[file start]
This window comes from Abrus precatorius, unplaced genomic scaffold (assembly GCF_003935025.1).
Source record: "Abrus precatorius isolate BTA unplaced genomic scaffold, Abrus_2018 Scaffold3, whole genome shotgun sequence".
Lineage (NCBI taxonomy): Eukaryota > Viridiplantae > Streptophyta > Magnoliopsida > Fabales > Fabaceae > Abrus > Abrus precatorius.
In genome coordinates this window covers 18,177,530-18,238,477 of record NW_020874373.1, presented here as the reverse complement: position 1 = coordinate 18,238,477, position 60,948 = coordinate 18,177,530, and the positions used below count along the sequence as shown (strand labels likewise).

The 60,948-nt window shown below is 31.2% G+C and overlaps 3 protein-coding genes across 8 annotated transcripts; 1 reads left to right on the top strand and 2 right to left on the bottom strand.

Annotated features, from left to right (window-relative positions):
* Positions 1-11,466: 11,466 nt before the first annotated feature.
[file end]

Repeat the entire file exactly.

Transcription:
This window comes from Abrus precatorius, unplaced genomic scaffold (assembly GCF_003935025.1).
Source record: "Abrus precatorius isolate BTA unplaced genomic scaffold, Abrus_2018 Scaffold3, whole genome shotgun sequence".
Lineage (NCBI taxonomy): Eukaryota > Viridiplantae > Streptophyta > Magnoliopsida > Fabales > Fabaceae > Abrus > Abrus precatorius.
In genome coordinates this window covers 18,177,530-18,238,477 of record NW_020874373.1, presented here as the reverse complement: position 1 = coordinate 18,238,477, position 60,948 = coordinate 18,177,530, and the positions used below count along the sequence as shown (strand labels likewise).

The 60,948-nt window shown below is 31.2% G+C and overlaps 3 protein-coding genes across 8 annotated transcripts; 1 reads left to right on the top strand and 2 right to left on the bottom strand.

Annotated features, from left to right (window-relative positions):
* Positions 1-11,466: 11,466 nt before the first annotated feature.